DOC (which stands for Denominazione di Origine Controllata) follows traditional Italian-style dining with antipasti, primi, secondi and then cheese and desserts. Products are sourced locally, and any ingredient used out of season comes straight from the glass jars that line the shelves in the kitchen, canned by the chef.

At first glance, the wine list could incite Italian buffs to break out in song but before you order a bottle, get the low-down from wine guru Maxwell Leer—he has an uncanny resemblance to Harry Potter. The restaurant opens only seven bottles at a time—three red, three white, plus one sparkling. Glass pours flow from bottles other diners have already uncorked. Leer is an excellent guide with encyclopedic knowledge and a poetic presentation. Sip from his suggestions, and your palate will be pleased.

Taste to “Beat Bohemian”—defined by Stover as free spirits and Utopia-seeking souls—at Navarre (10 N.E. 28th Ave., 503-232-3555). Bar seating is best because the cozy kitchen takes stage. Pots and pans hang akimbo and bed-headed cooks craft standout dishes. Sample a cornucopia of flavors mostly based in Italian, French and Spanish origin, all tapas-style. Chef/owner John Taboada’s menu is local and whimsical, with products sourced seasonally and solely from 47th Avenue Farms, a local CSA (Community Supported Agriculture) run by farmer Laura Masterson. For vino, sip from a selection of 50-plus wines by the glass, quarter carafe, half carafe or pick from the pages of bottles.

Authentic Cuban beat is a few blocks away in the vibrantly purple- and pink-splashed Pambiche (2811 N.E. Glisan St., 503-233-0511), a shrine to chef/owner John Connell-Maribona’s Cuban heritage. The sights, smells and sounds transport you to the steamy streets of Havana, with taro-root fritters, fried yucca root and fried plantains. Sit outside any night of the year at the Caribbean colored tables warmed by heat lamps, or dine inside surrounded by island art, saturated colors and bustling conversation.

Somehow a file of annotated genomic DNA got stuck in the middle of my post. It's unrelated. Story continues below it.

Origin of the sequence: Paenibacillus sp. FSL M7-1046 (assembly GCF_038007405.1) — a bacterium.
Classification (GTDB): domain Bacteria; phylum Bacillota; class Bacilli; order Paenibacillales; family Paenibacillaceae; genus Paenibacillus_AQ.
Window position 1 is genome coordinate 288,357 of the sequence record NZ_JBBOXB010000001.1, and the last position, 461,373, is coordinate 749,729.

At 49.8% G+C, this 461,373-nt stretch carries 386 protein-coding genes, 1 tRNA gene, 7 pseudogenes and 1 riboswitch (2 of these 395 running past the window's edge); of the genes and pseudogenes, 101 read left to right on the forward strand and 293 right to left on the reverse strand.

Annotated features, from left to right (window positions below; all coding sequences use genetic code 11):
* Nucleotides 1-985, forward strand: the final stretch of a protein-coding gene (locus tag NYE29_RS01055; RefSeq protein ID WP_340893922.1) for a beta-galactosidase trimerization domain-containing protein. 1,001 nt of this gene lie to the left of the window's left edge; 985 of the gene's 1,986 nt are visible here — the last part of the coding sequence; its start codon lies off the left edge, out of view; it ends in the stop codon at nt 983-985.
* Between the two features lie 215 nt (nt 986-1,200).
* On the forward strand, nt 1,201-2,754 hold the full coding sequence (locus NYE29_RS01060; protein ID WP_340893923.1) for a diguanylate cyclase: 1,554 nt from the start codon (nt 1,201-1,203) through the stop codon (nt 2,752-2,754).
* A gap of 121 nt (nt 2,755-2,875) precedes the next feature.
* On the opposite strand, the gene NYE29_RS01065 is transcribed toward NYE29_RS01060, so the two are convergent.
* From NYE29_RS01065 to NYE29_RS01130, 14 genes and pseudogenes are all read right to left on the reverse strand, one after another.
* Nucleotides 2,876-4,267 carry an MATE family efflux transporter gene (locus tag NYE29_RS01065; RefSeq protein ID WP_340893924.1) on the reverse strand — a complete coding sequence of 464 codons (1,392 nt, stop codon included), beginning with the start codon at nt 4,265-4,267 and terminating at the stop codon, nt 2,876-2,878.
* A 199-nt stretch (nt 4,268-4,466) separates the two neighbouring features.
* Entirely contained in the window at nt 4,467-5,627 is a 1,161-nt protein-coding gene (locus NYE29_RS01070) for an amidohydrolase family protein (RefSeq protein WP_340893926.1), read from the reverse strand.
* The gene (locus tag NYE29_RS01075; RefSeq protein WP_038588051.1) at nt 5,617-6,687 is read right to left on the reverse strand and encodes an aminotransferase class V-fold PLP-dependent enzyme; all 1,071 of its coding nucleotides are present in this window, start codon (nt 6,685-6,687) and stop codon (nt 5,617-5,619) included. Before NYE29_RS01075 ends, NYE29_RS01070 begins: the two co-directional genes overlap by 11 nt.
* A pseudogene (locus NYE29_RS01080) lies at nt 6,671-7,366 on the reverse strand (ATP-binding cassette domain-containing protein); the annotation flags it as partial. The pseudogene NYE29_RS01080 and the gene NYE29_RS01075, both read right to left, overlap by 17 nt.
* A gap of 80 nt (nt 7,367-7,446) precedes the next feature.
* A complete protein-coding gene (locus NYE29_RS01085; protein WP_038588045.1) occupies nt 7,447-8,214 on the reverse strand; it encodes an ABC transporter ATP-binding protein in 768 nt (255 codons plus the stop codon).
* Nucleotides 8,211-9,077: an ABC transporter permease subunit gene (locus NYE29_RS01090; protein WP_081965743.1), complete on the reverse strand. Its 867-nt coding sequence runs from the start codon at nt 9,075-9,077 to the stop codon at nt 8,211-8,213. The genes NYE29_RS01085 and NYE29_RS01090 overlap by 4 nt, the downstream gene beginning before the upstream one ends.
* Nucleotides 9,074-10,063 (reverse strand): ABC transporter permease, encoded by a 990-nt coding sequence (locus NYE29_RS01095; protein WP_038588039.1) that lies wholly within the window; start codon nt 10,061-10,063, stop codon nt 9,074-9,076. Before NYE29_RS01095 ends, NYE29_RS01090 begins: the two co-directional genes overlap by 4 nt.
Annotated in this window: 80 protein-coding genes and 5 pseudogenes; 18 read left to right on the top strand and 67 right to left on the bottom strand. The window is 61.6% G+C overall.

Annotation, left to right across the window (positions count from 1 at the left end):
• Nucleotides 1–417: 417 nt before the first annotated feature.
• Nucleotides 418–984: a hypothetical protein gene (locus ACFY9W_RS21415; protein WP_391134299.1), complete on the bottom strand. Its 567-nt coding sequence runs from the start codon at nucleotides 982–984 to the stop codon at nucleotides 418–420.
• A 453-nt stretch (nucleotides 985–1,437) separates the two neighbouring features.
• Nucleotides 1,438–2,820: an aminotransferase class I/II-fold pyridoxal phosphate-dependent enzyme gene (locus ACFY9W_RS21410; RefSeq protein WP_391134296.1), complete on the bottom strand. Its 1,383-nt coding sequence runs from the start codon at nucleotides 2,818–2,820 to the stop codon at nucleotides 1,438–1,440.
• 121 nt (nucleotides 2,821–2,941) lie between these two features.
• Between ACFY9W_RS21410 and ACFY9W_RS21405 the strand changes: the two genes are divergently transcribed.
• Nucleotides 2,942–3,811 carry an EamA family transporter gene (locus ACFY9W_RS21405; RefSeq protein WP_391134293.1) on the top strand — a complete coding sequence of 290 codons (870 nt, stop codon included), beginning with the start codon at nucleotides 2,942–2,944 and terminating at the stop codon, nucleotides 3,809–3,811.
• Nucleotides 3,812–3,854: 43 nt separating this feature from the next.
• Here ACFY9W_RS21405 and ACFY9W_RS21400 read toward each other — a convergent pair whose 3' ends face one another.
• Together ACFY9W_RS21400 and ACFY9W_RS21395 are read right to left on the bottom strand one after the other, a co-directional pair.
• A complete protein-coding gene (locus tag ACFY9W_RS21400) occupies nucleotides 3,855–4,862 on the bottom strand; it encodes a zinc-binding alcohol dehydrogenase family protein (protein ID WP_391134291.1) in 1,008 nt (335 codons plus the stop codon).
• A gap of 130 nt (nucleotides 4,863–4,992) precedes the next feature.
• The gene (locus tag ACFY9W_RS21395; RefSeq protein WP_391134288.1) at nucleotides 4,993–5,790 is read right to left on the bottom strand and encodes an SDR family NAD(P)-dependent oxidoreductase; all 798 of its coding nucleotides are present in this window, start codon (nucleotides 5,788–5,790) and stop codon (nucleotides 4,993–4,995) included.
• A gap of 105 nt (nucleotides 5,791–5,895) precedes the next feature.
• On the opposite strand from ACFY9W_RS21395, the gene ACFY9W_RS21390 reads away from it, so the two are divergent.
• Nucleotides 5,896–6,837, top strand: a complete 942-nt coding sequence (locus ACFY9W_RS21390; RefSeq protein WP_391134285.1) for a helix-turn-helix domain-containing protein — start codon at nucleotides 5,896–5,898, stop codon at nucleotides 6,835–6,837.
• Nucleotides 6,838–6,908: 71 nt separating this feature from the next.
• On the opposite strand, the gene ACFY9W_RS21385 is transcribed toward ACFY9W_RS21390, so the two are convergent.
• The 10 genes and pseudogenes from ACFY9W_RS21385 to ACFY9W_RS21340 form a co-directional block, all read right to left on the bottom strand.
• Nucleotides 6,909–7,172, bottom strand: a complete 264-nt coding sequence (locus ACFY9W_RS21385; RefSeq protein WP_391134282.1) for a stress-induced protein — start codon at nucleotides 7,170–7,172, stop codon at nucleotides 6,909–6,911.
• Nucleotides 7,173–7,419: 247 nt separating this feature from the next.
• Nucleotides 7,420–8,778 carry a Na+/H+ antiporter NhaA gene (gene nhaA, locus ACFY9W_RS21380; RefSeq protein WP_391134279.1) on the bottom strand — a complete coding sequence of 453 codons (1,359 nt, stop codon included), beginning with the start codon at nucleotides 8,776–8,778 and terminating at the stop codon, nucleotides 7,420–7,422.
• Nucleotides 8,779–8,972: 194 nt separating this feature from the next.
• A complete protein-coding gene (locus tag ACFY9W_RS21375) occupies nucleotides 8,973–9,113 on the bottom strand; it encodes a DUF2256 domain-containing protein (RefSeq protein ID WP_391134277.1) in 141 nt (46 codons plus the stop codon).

If you are more in the mood for 1940s tunes versus Buena Vista Social Club, Lovely Hula Hands (4057 N. Mississippi Ave., 503-445-9910) will romance with “Gypsy Bohemian.” This tiny restaurant—owned by sisters Sarah and Jane Minnick—exudes shabby chic with rose petal walls decorated with delicate etchings of Cypress trees and herons and a rustic white table set in a picture window. Cooking is imaginative and seasonal, yet comforting, too. The menu always features a natural chuck burger with bacon, cheddar, caramelized onions, aioli and lettuce on a seeded brioche bun.

Taste to transcendence at Le Pigeon, (738 S.E. Burnside St., 503-546-8796), and Pok Pok & Whiskey Soda Lounge (3226 S.E. Division St., 503-232-1387), two spots with “Zen Bohemian” vibes—Stover defines Zen Boho as transient and meditative, artistic and spiritually lustful.

At Le Pigeon, chef/co-owner Gabriel Rucker works quiet magic preparing nose-to-tail dishes that keep diners from across the nation lusting for more. The restaurant glows from a small corner on S.E. Burnside, and there is often a line winding out the door.

Pok Pok & Whiskey Soda Lounge, a temple to Thai street food, also has acolytes from across the country, including food historian and radio personality Lynne Rossetto Kasper. What started out as a take-out stand has expanded to include a 35-seat “bar” restaurant, where chef/owner Andy Ricker crafts dishes that lead patrons into a deep meditation and often addiction. 

Whatever Bohemian style you choose, celebrate Portland’s counterculture, where white tablecloths come off and it’s just the cuisine that captivates. 

Kerry Newberry is a Pinot-sipping, vineyard-hopping wine and food writer. She resides in Portland.